• Caroline O'Hagan

Is Vaping really better than smoking? Here's what you need to know.

Updated: Mar 29, 2019

Yesterday I inadvertently got myself caught up in a Facebook war about vaping. The original poster was merely asking if it is legal to vape in public places or do the normal no smoking rules apply. For some reason the responses to that query became a slanging match between smokers and vapers and people who abstained from both. I found myself putting forth arguments as to why vaping is almost as dangerous as smoking. I was staggered at the amount of people who are under the impression that vaping is actually good for you. The argument seems to be that no one has died from it yet and there are no recorded cases of people who are sick from vaping (which is not true) therefore it must be safe. Let's not forget that in the 1940s and 50s smoking was considered good for you and actually promoted as a healthy activity.

At this point no one in the scientific community is pretending that vaping is actually good for you other than the manufacturers of vaping products (much like the cigarette brands, way back then!), however it is being promoted as a healthier option than smoking and even the British Heart Foundation are encouraging Doctors to promote vaping over cigarettes, as a way to improve smokers health. If you were a heavy smoker, then this would be an improvement for sure.

I did a pretty basic search online and immediately found hundreds of articles, including many that show almost everyone of authority, including the WHO, American Heart Association, British Medical Journal and others, conclude that at this stage there has not been enough time passed since this vaping craze began to really establish what the risks of vaping are long term, and while it is true that no one has died as a direct cause of vaping yet, we should not assume this means it is safe. Ironically there have been over 200 recorded cases of e-cigarettes overheating and exploding causing injury, but even that doesn't appear to be enough of a deterrent.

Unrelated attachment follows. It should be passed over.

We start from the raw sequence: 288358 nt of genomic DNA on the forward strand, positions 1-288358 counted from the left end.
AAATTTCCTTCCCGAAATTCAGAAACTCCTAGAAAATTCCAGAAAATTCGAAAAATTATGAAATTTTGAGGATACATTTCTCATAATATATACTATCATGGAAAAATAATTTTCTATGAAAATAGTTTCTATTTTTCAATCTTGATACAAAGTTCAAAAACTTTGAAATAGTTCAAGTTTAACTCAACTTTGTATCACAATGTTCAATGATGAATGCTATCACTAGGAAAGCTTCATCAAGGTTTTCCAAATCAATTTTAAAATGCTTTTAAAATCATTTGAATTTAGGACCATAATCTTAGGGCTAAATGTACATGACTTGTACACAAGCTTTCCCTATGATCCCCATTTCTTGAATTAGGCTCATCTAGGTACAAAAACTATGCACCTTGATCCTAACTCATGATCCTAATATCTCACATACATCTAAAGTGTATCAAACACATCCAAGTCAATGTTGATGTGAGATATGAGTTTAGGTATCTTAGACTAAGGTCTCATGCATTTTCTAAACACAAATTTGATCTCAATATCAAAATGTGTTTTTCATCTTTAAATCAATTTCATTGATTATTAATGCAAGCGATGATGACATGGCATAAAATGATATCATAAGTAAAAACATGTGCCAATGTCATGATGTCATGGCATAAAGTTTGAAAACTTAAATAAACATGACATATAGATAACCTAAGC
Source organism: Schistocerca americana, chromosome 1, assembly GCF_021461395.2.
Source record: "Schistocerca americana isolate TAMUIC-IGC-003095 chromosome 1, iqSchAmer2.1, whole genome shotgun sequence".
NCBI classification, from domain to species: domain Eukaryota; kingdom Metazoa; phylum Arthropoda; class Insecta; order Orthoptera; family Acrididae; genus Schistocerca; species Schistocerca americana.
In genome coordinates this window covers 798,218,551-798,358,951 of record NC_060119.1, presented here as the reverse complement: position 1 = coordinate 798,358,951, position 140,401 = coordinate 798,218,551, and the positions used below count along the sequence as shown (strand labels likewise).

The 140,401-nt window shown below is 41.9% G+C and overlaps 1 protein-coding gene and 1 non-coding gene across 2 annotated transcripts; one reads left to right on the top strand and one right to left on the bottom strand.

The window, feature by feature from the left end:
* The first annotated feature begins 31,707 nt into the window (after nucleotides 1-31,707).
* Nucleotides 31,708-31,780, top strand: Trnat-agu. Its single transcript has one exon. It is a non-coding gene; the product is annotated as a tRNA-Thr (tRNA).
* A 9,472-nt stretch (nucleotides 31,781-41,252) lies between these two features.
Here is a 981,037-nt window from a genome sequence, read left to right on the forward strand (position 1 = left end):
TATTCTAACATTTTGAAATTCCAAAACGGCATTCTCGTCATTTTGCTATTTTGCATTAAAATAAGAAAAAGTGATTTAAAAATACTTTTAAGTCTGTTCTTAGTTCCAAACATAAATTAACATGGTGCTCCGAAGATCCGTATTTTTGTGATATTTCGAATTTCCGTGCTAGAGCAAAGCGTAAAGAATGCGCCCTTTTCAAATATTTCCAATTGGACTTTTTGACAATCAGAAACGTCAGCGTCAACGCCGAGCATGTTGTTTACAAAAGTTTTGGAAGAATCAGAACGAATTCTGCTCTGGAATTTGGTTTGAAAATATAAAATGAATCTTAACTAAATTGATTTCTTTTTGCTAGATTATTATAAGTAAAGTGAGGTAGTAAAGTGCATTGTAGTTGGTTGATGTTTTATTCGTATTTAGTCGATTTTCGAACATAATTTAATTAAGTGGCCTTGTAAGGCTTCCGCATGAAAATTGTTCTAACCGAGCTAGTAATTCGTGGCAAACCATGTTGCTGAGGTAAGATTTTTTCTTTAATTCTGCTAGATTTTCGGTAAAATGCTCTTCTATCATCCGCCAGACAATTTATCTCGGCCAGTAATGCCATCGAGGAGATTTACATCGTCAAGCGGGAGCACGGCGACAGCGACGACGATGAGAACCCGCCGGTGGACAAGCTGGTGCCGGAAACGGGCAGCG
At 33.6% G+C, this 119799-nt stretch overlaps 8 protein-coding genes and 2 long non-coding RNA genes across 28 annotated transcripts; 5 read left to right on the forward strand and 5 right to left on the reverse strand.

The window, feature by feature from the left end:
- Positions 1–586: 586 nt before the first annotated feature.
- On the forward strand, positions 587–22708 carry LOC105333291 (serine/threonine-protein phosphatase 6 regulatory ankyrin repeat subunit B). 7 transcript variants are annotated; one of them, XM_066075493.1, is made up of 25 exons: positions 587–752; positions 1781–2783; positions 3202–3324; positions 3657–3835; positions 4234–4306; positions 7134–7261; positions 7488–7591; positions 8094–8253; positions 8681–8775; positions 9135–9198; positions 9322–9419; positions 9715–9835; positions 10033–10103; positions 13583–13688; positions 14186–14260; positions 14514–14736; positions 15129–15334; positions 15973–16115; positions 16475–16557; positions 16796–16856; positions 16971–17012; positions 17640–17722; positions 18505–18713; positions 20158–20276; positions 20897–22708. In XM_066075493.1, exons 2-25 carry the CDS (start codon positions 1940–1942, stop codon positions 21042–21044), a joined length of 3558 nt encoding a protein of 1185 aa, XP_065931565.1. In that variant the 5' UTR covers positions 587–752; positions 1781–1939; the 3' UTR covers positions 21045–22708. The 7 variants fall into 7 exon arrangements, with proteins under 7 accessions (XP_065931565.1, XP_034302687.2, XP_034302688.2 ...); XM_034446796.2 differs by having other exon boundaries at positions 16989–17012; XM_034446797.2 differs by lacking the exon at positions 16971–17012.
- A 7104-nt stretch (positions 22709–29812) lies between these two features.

Vaping was developed as a way to help people wean themselves off regular cigarettes, delivering a controllable amount of nicotine with less chemicals. I say controllable, because you can choose to use a low dose, but you can also choose to take a high dose, or a higher strength. While it is true that there are less chemicals in the liquids that are used in e-cigarettes, at the moment there are no laws that seem to be forcing manufacturers to name all of the chemicals in each product, they simply get away with calling the ingredients "flavouring" or "flavours" but these are the very substances that appear to have toxic ingredients. There are many chemicals known to be in e-cigarettes but at the same time there are many unknowns and scientists are stating they have been unable to identify exactly what goes into these e-cigarettes which is quite a scary prospect - if the scientists can't figure this out, who can? The variety of flavours is huge, luring non-smokers to take up the habit, which appears to be a growing trend especially among teenagers. My daughter is 10 and she told me a girl in her year at school said her parents had let her try their vape. That is incredibly worrisome.

So what are some of the possible health concerns caused by Vaping?

There have been reports of bleeding throats and mouths, damage to mouth tissue cells leading to gum disease and even tooth loss, excessive coughing due to a build up of residue from the vapour in the lungs leading to bronchitis, impaired wound healing, damage to the heart and blood vessels, the list goes on.

Toxic amounts of heavy metals have been identified within the liquids, such as cadmium, chromium, manganese, lead and nickel, which are known to be carcinogenic neurotoxins at high levels, and there are other carcinogens present such as formaldehyde, acetyl-aldehyde and nitrosamines. While this list is considerably shorter than the list of toxic substances present in cigarettes, the e-cigarette should not be considered a healthy choice - only a healthier way to get the nicotine fix, than traditional cigarettes. There is of course no better choice than to cease altogether.